Euglena is commonly studied in biology classes because it has both plant (it has chloroplasts and so can photosynthesize) and animal (it moves and can eat) characteristics. Depending on conditions, photosynthesis or eating can predominate. It is a single celled creature with a large flagellum (not visible in this video, see below) that lives in fresh water. It is generally elongate but can change its shape quite dramatically during so-called euglenoid movement. It swims using its flagellum and can orientate itself with respect to gravity and light.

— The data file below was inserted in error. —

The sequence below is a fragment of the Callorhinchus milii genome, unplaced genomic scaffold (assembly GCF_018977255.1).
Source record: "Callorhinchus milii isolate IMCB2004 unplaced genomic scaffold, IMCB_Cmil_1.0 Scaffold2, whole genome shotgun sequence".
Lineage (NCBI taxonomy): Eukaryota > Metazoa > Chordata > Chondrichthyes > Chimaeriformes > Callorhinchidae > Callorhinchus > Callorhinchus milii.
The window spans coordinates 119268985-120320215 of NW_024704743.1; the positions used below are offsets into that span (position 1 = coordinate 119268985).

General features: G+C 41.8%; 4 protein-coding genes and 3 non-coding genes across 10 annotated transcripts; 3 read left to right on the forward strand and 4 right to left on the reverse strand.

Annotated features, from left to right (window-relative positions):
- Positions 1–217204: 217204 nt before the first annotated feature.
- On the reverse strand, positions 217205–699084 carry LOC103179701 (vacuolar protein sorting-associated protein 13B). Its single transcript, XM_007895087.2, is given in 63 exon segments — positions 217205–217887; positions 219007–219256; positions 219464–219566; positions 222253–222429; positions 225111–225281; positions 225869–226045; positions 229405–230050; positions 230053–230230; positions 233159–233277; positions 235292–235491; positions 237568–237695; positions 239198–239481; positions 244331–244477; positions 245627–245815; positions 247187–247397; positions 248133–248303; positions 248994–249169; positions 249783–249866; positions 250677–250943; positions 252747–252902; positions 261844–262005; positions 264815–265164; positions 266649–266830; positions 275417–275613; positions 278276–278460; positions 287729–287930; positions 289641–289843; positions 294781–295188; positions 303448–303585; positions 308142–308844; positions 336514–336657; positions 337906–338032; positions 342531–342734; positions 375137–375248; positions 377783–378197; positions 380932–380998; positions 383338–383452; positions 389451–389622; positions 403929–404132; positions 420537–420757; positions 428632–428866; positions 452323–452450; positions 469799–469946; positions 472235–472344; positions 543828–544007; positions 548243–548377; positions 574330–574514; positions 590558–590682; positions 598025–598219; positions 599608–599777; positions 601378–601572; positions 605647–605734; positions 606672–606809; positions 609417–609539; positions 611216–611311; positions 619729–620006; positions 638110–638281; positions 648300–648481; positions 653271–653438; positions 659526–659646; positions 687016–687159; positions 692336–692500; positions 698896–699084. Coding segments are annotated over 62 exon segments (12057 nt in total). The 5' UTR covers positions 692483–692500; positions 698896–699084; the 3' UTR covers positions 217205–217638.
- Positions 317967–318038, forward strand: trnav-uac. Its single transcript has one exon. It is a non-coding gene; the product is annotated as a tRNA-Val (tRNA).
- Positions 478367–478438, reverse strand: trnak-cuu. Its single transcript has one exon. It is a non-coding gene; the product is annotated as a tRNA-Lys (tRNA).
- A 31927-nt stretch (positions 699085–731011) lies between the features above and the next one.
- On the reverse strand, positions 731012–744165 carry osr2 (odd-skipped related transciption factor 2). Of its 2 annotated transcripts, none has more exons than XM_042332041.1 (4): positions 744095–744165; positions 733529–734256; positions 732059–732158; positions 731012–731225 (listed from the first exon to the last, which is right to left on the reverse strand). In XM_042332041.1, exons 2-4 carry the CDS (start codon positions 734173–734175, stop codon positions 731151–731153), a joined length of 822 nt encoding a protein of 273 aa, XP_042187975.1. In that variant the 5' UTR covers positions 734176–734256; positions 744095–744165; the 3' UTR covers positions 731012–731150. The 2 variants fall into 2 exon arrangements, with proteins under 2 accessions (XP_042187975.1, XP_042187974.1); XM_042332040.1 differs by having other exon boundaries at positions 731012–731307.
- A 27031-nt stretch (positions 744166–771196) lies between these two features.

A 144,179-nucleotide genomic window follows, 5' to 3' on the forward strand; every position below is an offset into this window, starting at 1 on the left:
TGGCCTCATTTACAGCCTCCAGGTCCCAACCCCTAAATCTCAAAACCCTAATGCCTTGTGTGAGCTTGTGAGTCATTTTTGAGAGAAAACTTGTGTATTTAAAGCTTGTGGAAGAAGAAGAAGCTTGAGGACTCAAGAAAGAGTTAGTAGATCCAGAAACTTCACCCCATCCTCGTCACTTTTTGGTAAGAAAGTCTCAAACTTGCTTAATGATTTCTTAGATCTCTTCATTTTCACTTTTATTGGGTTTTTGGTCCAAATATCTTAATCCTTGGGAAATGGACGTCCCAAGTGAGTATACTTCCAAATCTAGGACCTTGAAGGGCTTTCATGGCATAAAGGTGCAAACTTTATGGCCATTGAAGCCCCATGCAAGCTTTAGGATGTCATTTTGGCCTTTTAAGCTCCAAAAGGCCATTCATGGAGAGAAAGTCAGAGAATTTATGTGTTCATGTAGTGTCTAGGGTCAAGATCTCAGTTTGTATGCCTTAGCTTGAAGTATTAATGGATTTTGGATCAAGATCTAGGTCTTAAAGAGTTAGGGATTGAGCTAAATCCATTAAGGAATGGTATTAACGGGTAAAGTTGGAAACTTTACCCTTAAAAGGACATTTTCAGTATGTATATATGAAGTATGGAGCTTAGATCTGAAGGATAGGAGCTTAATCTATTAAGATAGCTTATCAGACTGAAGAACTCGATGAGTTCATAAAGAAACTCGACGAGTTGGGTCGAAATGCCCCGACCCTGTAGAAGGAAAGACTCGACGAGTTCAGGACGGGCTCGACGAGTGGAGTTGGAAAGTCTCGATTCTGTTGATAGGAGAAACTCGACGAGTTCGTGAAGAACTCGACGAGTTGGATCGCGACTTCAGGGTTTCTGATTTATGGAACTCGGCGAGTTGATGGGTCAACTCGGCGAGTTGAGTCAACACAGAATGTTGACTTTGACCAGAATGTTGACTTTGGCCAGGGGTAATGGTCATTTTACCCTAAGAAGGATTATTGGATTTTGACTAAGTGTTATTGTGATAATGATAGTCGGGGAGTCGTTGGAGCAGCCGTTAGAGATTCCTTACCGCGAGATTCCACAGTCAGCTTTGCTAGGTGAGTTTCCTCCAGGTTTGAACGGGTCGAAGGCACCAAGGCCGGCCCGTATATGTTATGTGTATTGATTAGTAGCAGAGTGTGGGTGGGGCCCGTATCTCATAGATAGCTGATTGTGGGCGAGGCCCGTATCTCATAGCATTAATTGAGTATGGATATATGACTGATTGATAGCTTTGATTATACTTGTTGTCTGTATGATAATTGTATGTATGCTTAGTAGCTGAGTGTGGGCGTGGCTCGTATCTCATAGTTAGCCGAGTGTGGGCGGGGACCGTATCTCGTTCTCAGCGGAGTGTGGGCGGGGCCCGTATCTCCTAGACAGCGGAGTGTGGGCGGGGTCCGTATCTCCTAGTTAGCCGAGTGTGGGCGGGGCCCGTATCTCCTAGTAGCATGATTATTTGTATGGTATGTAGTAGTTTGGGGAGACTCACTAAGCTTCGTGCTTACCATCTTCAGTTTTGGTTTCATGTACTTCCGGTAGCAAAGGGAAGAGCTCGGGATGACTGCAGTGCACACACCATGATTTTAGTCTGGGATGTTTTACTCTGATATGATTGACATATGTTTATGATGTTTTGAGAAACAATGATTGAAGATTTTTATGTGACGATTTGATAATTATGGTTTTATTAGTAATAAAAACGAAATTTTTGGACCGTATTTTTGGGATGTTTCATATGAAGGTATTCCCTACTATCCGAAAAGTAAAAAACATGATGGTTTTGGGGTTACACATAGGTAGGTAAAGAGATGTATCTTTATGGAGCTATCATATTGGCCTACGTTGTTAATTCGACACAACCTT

Like other euglenoids, Euglena oxyuris has a red eyespot, an organelle composed of carotenoid pigment granules. The red spot itself is not thought to be photosensitive. Rather, it filters the sunlight that falls on a light-detecting structure at the base of the flagellum (a swelling, known as the para flagellar body), allowing only certain wavelengths of light to reach it. As the cell rotates with respect to the light source, the eyespot partially blocks the source, permitting the Euglena to find the light and move toward it (a process known as photo taxis).